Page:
Headstrong is a global IT consulting company with presence across North America, Europe and Asia-Pacific, operating in more than 14 locations. It was formed in 2000 when Arjun Malhotra led Techspan was merged with James Martin Associates (by Dr. James Martin) who today sits as Headstrong's chairman emeritus. Arjun Malhotra became Chairman & CEO of Headstrong in 2004.
In 2006, Headstrong reached 2,000-employee headcount worldwide. The company experiences more than 30% revenue growth year-on-year since 2006.
The company launched business product innovations in the United States like the integration of rules and Object Oriented methods, the first hypertext methodology, and the value stream approach in 1991. The company evolved into a leading systems integrator. A year later, James Martin & Company acquired PACT Group, strengthening assets of the Global Delivery Center in Manila, Philippines to support application maintenance outsourcing and related activities.
In 1996, HCL James Martin Inc., a joint venture between HCL and James Martin & Company, was formed to provide systems redevelopment solutions, including Year 2000 renovation.
TechSpan, which would play a significant role in Headstrong’s future, was conceptualized and founded by some of India’s key IT minds. Focusing on three verticals—telecom, financial, and ERP—TechSpan quickly changed gears to address the emerging e-commerce needs, creating its own version dubbed c-Commerce (Collaborative Commerce).
The company received US$191 million in equity financing – $173 million from Welsh, Carson, Anderson & Stowe (WCAS) and $18 million from H&Q Asia Pacific – and changed its name to Headstrong.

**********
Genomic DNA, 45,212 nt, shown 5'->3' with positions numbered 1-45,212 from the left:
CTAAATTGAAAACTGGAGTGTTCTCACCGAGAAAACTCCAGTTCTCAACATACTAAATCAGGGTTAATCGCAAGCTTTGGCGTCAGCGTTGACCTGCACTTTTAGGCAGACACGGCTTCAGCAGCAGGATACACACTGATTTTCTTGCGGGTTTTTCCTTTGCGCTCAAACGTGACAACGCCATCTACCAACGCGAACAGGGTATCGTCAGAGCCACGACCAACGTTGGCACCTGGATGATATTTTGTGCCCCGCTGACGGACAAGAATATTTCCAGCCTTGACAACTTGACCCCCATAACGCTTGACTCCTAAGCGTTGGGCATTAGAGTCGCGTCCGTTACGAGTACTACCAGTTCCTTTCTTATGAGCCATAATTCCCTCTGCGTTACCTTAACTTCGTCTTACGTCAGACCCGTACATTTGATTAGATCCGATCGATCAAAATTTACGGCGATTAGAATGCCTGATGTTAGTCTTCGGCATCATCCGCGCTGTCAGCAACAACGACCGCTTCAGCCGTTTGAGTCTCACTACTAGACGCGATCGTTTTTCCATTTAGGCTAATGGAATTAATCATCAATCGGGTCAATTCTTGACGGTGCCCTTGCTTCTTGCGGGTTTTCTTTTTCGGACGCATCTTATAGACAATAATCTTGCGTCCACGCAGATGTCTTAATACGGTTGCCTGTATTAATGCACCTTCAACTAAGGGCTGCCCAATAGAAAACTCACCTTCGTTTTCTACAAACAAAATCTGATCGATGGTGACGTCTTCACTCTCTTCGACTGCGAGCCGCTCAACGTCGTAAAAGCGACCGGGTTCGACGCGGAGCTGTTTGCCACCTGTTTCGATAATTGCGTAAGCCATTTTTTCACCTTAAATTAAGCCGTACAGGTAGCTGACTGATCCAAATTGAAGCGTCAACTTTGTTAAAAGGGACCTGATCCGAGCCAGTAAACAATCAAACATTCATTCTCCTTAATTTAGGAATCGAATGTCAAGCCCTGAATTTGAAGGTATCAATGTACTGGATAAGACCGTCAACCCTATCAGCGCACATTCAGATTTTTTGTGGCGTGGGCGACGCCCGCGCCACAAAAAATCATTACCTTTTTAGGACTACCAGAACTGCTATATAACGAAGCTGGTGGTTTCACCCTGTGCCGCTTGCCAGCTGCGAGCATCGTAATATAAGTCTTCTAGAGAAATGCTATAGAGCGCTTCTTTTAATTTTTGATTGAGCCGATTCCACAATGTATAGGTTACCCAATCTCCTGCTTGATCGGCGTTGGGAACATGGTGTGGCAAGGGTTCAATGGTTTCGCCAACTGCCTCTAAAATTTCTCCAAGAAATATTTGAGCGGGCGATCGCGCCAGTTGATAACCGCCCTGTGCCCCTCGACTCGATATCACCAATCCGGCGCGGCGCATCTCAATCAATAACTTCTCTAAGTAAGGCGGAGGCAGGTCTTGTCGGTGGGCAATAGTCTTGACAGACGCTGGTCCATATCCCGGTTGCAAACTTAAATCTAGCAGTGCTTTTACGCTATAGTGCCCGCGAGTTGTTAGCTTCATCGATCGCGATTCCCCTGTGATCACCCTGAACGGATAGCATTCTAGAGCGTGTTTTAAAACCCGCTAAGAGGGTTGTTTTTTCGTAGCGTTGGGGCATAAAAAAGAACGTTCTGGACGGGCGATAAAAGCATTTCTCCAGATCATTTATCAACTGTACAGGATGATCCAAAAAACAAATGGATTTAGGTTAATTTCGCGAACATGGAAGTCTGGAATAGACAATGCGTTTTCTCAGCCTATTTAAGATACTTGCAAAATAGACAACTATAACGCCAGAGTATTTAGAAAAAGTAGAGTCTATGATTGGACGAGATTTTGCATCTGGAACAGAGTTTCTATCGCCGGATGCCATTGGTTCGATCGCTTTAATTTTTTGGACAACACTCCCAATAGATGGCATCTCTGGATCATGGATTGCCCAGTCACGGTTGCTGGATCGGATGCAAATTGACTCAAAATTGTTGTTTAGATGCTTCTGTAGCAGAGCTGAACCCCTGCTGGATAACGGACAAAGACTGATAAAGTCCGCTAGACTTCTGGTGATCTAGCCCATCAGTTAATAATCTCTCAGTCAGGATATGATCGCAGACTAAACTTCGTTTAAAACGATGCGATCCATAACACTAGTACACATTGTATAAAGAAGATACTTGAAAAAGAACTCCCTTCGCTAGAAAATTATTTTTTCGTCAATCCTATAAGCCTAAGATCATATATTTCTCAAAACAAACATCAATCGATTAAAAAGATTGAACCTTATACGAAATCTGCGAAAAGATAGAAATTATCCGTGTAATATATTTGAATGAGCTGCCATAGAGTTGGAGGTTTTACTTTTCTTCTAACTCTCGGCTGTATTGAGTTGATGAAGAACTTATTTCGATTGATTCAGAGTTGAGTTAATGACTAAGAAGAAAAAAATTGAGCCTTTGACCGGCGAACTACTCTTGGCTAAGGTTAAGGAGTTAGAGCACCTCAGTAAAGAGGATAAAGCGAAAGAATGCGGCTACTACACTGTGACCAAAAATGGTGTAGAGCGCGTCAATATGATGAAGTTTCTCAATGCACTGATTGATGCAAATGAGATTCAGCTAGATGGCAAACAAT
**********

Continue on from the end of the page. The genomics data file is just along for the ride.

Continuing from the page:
Another major milestone for the company in the turn of the century is its acquisition of Chicago-based Faber Consulting, strengthening the firm’s focus on business intelligence.
In 2002, Headstrong released third generation of dPACE (Plan, Activate, Control, End) project management methodology to support distributed projects, and named Kevin Dougherty president and CEO worldwide.
In the next year, Headstrong would enter a new era with its merger with India-based TechSpan, automatically scaling its infrastructure and human assets with 400 more professionals and two offshore centers in India. Also in this year, the Global Delivery Center in Manila would be certified for ISO-9001:2000 Quality Standard by TUV Rheinland Berlin Brandenburg.
Arjun Malhotra, former TechSpan CEO and chairman and co-founder of HCL Technologies, was appointed as CEO in 2004, and continues in his position as Chairman of Headstrong's Board of Directors. Also during this year, Headstrong’s global delivery center in Bangalore is awarded SEI CMM Level 3 Process Maturity rating while its NOIDA and Manila GDCs with CMM Level 5 and CMMi Level 3, respectively.
In the following year Headstrong launches STRIDE CROSS Analysis, which enables buy-side and sell-side institutions to measure potential savings from using an internal crossing engine, and is named by managing Offshore and neoIT in the “Offshore 100 List”.
2006 sees Headstrong surpassing the 2000-employee headcount and continuing to enjoy 40 percent growth. Headstrong is recognized as one of the The 2006 Global Services 100 by Global Services magazine and neoIT, and is named to The Global Outsourcing 100 by The International Association of Outsourcing Professionals (IAOP). Headstrong joins The Bond Market Association to participate and lead on industry-wide issues in a shared forum.